Early good wishes for a Yom Ha’atzma’ut Same’ach on Israel’s 69th anniversary and Chag Shavuot Same’ach for God’s revelation at Sinai, giving the Torah to Israel.
First, Israel’s Independence Day. This is also the 50th anniversary of the 1967 Six Day War from 5-10 June and of the liberation of Jerusalem. As a young teenager, I remember the tense days before that war, our fears when Egypt’s President Gamal Abdel Nasser expelled the United Nations peacekeeping troops and mobilised his forces in Sinai, cuttingoff Israel’s access to the Red Sea. As Nasser threatened to end the Jewish State, war seemed imminent.
And then the miracle of Israel’s military victory, seemingly invincible and with theapparent promise that this would be the final war, that peace would at last descend on Israel and the entire region.
It did not happen that way. Jordan, though warned against attacking, did so under pressure from Nasser. Israel turned King Hussein’s blunder into the liberation of Jerusalem and Jewish holy sites, with control of the “West Bank” – or Judea and Samaria – in the hope of exchanging territory for peace (UN Resolution 242).
Well, Israel is still there and, as a result of “occupation”, Jews in Israel and outside are as divided as ever about how Israel should proceed without a negotiating partner for peace. Liberal Jews point to the seemingly irreversible poison of occupation that destroys Israel’s values and erodes each day the promise of peace.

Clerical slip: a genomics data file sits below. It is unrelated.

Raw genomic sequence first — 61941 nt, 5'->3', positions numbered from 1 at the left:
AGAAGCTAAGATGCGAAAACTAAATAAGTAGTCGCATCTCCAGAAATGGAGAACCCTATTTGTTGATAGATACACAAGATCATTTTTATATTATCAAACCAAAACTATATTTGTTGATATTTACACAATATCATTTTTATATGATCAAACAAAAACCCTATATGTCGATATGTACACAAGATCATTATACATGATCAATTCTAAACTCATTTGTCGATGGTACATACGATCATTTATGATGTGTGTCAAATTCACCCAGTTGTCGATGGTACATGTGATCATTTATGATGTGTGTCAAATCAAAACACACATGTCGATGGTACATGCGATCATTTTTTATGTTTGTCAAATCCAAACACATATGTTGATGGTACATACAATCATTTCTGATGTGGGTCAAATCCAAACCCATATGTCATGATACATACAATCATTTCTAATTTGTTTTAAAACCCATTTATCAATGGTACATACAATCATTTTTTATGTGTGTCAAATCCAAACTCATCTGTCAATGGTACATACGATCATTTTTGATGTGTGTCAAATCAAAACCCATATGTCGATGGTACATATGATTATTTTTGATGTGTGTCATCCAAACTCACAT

The other side say: “Don’t be naive”. In every generation, as the Haggadah warns us, there are those out to destroy us. Look at Israel’s neighbours: Hezbollah and Assad to the north, Hamas to the south, ISIS to the northeast, Islamic extremism and terror threats everywhere. To the east a moribund Palestine Authority rewards terrorism and “martyrdom”, using its media, educational system and international apparatus to promote the demise of Israel, as it calls for boycotts and delegitimising of Israel at the UN.
Two sides of the coin, both with much truth. At Passover we are reminded there are enemies b’chol dor vador, in every generation, attempting to destroy us – a clear reference to anti-Semitism. Since the creation of the UN in 1945 only one nation, Iran, has uniquely and consistently called for the utter annihilation of another UN member state, which it terms the “Zionist entity”.
No other nation has been so threatened or consistently found so little support from other nations. Iran should have been immediately expelled from the UN for calling for the destruction of another nation. But…silence.
We have moved from Passover, the story of our liberation from oppression and bondage, fully aware of the threats that have historically hovered over the Jewish people and of the ongoing madness and evil that has taken so many innocent lives, especially in Syria. The Haggadah reminds us not to be naive. Evil exists.
Yet, despite so many battles for survival, we will celebrate Shavuot, the giving of the Torah. Sinai represents our spiritual inheritance, the laws, mitzvot, that remind us not to forget the environment we shed when accepting the new values of our ancestors: compassion coupled with love of justice and the sanctity of life. That is our calling which we affirm each year as, with Sefer Torah in hand, we travel towards a better tomorrow.
Let us use this sacred time to strengthen our purpose in our Jewish existence and destiny as we march through the timeless messages of our holy days and historic days between Passover and Shavuot, celebrating the gift of the Torah at Mount Sinai.
May you all have a joyous Shavuot and join us for our annual night of study, our Tikkun Leyl Shavuot, on Tuesday evening 30 May, 6 Sivan 5777.
Rabbi Stuart Altshuler